The Journal of Membrane Biology

, Volume 67, Issue 1, pp 103–111 | Cite as

Study of maturation of membrane transport function in red blood cells by X-ray microanalysis

  • Ping Lee
  • R. Gary Kirk
Article

Summary

Red blood cells of certain species of animals, such as dogs and cats, contain low potassium and high sodium, whereas the erythropoietic stem cells giving rise to these cells are of high potassium type. This paper examines the sequence of membrane transport changes during erythropoiesis by analyzing the K, Na and Fe in single bone marrow cells, reticulocytes and mature red blood cells with X-ray microanalysis. The relationship between K/Na ratios and Fe/(K+Na) ratios were examined by X-ray microanalysis. The K/Na ratios give a measure of the membrane cation transport function. The Fe/(K+Na), which is analogous to hemoglobin concentration, gives an index of maturation stage. The relationships between K/Na and Fe/(K+Na) in the marrow cells of normal adult dog and those of a phenylhydrazine-injected dog with accelerated erythropoiesis show that the modification of cation composition occurs after the initiation of hemoglobin synthesis but before its completion. Similar relationships in the reticulocytes obtained from phenylhydrazine-injected dogs as well as from newborn dogs show a consistent decrease in K/Na with increased Hb, indicating a drastic change in cation composition during the maturation of the reticulocytes. Therefore the modification in membrane transport function must have occurred before or during the formation of reticulocytes.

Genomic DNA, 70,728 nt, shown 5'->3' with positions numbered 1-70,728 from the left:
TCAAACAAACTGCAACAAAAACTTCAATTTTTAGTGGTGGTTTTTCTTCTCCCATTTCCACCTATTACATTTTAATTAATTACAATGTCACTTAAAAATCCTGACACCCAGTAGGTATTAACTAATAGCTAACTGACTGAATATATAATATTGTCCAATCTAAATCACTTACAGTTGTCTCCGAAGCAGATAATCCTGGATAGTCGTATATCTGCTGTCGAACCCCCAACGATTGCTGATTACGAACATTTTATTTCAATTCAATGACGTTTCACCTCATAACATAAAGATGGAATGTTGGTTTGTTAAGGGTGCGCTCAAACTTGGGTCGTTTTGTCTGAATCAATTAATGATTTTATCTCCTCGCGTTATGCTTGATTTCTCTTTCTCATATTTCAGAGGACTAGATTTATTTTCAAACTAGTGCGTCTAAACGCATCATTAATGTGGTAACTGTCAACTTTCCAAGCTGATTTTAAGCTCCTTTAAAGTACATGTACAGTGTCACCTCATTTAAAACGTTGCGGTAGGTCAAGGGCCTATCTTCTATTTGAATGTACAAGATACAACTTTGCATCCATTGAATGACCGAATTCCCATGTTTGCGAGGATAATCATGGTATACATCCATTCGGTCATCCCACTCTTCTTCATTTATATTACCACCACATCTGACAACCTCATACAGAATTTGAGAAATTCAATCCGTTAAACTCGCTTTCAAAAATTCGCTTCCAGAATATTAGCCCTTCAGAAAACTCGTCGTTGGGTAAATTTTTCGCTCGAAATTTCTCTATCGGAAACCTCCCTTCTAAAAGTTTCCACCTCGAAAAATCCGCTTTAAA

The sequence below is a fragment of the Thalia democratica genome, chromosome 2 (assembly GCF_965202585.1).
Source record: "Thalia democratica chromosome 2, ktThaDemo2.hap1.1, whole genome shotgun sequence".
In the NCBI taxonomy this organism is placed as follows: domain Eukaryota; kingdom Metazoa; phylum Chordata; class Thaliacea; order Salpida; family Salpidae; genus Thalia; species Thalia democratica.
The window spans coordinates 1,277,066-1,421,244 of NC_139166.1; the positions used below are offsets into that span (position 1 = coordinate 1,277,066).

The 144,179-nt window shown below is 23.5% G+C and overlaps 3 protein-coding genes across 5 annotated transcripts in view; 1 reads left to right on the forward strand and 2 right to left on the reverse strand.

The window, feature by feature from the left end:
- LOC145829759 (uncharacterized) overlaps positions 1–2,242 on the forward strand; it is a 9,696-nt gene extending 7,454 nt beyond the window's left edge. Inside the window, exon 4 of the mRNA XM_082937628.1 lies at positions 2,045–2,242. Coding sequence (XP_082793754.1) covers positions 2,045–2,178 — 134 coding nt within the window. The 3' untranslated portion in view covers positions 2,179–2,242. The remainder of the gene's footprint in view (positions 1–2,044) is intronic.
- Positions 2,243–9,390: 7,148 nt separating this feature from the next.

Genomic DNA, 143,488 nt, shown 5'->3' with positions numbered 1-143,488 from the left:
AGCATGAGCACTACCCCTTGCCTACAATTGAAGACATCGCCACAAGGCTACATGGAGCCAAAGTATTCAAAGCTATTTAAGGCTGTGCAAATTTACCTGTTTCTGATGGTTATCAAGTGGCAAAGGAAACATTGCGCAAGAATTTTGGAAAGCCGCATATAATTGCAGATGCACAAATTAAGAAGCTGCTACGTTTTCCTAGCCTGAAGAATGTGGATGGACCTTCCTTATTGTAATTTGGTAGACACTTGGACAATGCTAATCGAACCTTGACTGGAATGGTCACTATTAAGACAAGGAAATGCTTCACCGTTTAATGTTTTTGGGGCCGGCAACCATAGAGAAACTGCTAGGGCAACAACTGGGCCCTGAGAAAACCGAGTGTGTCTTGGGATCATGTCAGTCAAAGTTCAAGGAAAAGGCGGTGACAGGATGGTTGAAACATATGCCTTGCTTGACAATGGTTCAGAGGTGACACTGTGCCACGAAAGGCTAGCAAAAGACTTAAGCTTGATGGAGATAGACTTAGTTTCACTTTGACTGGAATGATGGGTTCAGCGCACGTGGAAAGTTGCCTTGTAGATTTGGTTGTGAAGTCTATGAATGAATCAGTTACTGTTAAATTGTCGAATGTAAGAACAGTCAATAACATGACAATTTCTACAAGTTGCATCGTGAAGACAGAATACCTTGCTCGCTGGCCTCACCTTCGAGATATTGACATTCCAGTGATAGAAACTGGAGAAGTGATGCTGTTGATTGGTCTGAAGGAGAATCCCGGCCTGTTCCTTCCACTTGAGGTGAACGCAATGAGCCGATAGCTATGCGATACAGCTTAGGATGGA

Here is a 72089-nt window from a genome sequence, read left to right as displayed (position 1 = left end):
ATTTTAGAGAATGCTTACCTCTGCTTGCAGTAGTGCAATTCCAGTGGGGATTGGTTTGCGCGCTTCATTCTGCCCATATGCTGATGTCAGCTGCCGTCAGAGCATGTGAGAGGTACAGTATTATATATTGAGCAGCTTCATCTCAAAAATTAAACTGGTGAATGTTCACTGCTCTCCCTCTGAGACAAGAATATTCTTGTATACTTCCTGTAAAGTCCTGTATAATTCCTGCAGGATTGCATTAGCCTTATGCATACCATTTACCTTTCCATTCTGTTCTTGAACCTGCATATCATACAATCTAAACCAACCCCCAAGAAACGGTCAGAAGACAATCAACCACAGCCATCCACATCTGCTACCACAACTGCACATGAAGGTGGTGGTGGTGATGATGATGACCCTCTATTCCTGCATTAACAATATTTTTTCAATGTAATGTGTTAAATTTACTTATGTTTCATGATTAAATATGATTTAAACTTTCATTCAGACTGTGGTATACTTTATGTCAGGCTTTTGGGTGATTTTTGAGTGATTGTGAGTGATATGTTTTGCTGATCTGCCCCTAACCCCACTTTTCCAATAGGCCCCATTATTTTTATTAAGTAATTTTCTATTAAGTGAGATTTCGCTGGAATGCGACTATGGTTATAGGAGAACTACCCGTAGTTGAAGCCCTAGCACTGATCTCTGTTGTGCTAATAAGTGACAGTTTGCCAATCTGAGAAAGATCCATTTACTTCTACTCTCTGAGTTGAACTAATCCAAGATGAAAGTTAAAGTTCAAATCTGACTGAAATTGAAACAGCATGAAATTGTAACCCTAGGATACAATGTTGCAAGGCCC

Key words

X-ray microanalysis electron probe maturation transport red blood cells erythropoiesis 

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Copyright information

© Springer-Verlag New York Inc. 1982

Authors and Affiliations

  • Ping Lee
    • 1
    • 2
  • R. Gary Kirk
    • 1
    • 2
  1. 1.Department of PhysiologyWest Virginia University Medical CenterMorgantown
  2. 2.Department of PhysiologyYale UniversityNew Haven

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